At Alabama's Tuskegee there's always talk about its "great tradition." Tuskegee attracts students from across the country who aspire to achieve. The great Booker T. Washington got the ball rolling. Professional and technical majors are foremost at this school which makes its mission clear. You are there to be somebody, and you leave with a strong foundation. There's pre-med, dentistry, engineering, and computer sciences. Summer internships are available at places like IBM and AT&T, and their Access to Research Careers Program can place you in a laboratory, doing research. Nearly 70% of the students get their degrees. Competitive admissions, with average SAT's in the 900 range. Tuskegee confers about 377 undergraduate degrees annually, with about 22% of these students going on to graduate/professional schools.


Howard has been called the "Black Harvard." In the last several years, however, other Historically Black schools have seemed to steal Howard's recruiting thunder. D.C. had been getting bad press, and there's a carryover that undoubtedly is not helping the school. Howard, however, continues to prepare and send impressive numbers of students to business, law, medical, and other professional and graduate schools (about 65%).

Without question, Howard continues to get the job done, with a rainbow of majors and degrees to the Ph.D. level. In recent years there has been talk of raising standards, revamping programs, obviously with an eye to returning to the days when it was the undisputed "top Black college." Howard confers about 1384 undergraduate degrees yearly.


Xavier has been getting excellent press about its health-related programs, including its phenomenal record of getting its students into medical and dental schools (18%). From 1989 to 1991, Xavier toped Harvard, Morehouse, and Spelman. Xavier's is a model program of support that should be emulated across the country. The school's combined SAT score is about 900, but it will give a student a "second chance," accepting many. An impressive number of students go on to graduate school (36%), and its clear that there is caring and concern ingrained in the school's approach to things. Approx. 311 undergraduate degrees are conferred annually.


In 1993, NCAT was awarded an $8 million grant to establish an aerospace research center. This grant is typical of the kind of attention this "comprehensive" university (with its engineering and science emphasis) attracts. Jesse Jackson's school is very popular, too, with its students. They sense that they are getting a quality education, and that all things are possible. There is a Freshman Advisement Center, an African Heritage Center, and commendable Summer Scholars Programs for gifted students with potential from the high schools. Over 100 student organizations, including Greek groups, are available. NCAT clearly is moving forward, aiming to meet our needs. Education is an important major at this state-supported university. Approx. 700 undergraduate degrees are conferred yearly.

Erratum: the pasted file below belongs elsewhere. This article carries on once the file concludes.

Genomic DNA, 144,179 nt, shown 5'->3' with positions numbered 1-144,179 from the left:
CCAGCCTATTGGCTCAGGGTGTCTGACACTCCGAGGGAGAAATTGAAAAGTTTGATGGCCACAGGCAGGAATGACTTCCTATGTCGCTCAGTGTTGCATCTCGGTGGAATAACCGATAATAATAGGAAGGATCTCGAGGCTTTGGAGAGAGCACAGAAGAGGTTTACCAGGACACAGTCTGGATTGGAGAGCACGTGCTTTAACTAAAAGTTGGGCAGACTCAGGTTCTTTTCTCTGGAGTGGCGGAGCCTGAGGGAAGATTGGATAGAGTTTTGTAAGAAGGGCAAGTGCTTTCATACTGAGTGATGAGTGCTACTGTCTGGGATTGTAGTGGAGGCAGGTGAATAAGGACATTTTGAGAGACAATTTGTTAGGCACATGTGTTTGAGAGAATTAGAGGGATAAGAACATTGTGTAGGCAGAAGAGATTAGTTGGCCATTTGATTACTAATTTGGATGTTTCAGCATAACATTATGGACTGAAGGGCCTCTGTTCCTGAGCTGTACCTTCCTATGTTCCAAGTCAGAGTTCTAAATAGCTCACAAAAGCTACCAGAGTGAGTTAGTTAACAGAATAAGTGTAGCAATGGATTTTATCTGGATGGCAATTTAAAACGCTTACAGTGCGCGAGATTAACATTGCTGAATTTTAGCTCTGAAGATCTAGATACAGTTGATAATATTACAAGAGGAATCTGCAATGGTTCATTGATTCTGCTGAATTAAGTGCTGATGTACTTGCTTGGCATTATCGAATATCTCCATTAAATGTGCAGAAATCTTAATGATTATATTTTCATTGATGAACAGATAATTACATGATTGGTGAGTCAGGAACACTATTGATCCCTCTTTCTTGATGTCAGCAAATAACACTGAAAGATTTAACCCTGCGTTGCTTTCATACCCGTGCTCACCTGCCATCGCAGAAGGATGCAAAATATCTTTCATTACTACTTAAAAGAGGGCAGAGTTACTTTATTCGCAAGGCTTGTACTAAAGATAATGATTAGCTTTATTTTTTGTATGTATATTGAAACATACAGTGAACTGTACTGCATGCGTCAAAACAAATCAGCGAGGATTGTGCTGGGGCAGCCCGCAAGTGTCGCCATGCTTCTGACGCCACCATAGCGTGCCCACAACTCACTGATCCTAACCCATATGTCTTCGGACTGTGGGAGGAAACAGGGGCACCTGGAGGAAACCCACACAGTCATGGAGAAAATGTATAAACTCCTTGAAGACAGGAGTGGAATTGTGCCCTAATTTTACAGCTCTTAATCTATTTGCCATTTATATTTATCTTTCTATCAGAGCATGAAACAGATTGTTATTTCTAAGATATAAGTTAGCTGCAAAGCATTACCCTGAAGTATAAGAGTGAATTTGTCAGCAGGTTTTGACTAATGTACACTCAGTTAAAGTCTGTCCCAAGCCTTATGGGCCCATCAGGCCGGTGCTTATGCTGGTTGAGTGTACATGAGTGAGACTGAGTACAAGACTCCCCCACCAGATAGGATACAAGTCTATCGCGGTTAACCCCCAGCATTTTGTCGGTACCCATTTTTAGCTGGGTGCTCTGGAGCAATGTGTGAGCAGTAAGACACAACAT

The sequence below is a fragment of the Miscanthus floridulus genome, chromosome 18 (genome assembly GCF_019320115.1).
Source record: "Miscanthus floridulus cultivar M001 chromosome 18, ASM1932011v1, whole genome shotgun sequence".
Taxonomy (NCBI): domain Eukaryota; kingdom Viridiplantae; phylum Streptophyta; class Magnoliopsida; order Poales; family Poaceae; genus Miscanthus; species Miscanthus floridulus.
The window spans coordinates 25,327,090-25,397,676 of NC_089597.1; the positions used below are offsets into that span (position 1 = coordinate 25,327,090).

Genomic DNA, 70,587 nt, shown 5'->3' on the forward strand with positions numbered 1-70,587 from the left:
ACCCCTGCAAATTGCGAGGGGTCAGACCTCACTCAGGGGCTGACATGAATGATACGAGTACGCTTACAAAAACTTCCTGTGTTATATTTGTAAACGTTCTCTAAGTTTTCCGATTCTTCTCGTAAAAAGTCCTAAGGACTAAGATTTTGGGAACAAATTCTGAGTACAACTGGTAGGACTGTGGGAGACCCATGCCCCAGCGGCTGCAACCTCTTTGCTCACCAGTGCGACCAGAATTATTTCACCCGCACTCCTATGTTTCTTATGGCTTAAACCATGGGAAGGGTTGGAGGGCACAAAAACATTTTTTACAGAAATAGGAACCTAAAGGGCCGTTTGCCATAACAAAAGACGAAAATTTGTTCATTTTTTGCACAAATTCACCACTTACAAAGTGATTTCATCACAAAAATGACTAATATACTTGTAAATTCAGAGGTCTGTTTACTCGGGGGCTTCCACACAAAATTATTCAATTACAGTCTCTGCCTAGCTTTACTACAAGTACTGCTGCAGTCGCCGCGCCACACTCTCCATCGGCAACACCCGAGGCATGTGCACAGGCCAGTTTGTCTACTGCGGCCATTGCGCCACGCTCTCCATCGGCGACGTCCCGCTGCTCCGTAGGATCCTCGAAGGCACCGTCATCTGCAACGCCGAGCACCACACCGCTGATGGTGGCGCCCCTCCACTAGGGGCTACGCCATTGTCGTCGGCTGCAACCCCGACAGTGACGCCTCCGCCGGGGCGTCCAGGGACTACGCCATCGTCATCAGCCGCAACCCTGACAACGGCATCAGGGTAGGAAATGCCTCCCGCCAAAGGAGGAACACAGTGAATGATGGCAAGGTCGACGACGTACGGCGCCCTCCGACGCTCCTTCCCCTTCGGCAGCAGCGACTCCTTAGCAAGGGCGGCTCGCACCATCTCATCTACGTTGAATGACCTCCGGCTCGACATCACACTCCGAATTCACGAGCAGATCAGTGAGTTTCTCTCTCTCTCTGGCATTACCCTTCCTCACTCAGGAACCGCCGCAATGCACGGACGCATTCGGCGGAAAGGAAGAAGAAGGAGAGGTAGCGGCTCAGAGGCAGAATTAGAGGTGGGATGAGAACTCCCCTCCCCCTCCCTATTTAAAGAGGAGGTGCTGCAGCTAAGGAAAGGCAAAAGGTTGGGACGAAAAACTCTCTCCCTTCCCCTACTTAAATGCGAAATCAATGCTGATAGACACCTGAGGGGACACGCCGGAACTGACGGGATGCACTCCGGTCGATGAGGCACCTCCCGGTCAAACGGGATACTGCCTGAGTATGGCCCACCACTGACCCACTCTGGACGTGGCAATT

In recent years, Clark-Atlanta's popularity has been meteoric. Whereas the school used to be an "easy admit," only 55% of applicants are now accepted. Of course, CA is one of the of schools in the Atlanta University Center, including Spelman, Morehouse, and Morris Brown. In a recent article in the Chronicle of Higher Education, there was a telling article entitled: "The Remarkable Rise of Clark-Atlanta." In recent years the school has gotten many deserved federal grants and appears prime for growth in many areas. Students/applicants are looking to Clark-Atlanta as a possible entry school at a soaring rate. In 1996, the school probably had 9,000 applications, more than Spelman and Morehouse combined. CA confers about 600 undergraduate degrees yearly.


During the last ten years, Black Excel has discussed nearly every Historically Black college with students and their families. The preceding list of "ten best schools" should be viewed simply as a "starter" or general guide. Never once when we discuss college choices have we focused solely on the top schools. Needless to say, no single expert or group can tell you everything you need to know to reach your ultimate college list. Visit schools if you can. Gather resource materials. Always, some institutions will be more suitable to a particular student's needs and personality than others.

You might consider Lincoln, Morgan State, the University of Maryland at Eastern Shore, North Carolina Central or A&T. You might discuss Bennett, Virginia State or Union, Grambling, Praire View A&M, Cheyney of Pennsylvania, Johnson C. Smith, Savannah or South Carolina State. And there are other schools where we're seen students fare well. Only after you have focused on a particular student's needs (goals, capabilities, strengths, shortcomings), does a list come alive with possibilities.


Does the student need nurturing or close attention? Does the student need a "second chance"? Does the student want a rural environment or an urban one? Is a special program required? Is there a specific goal? Does the student want to be in a pressure-packed, very competitive, or relaxed environment? What kind of climate matters? How about school size? Greeks? Sports? Dating? Food? And lastly: Cost?

--Isaac Black, Black Excel, 1996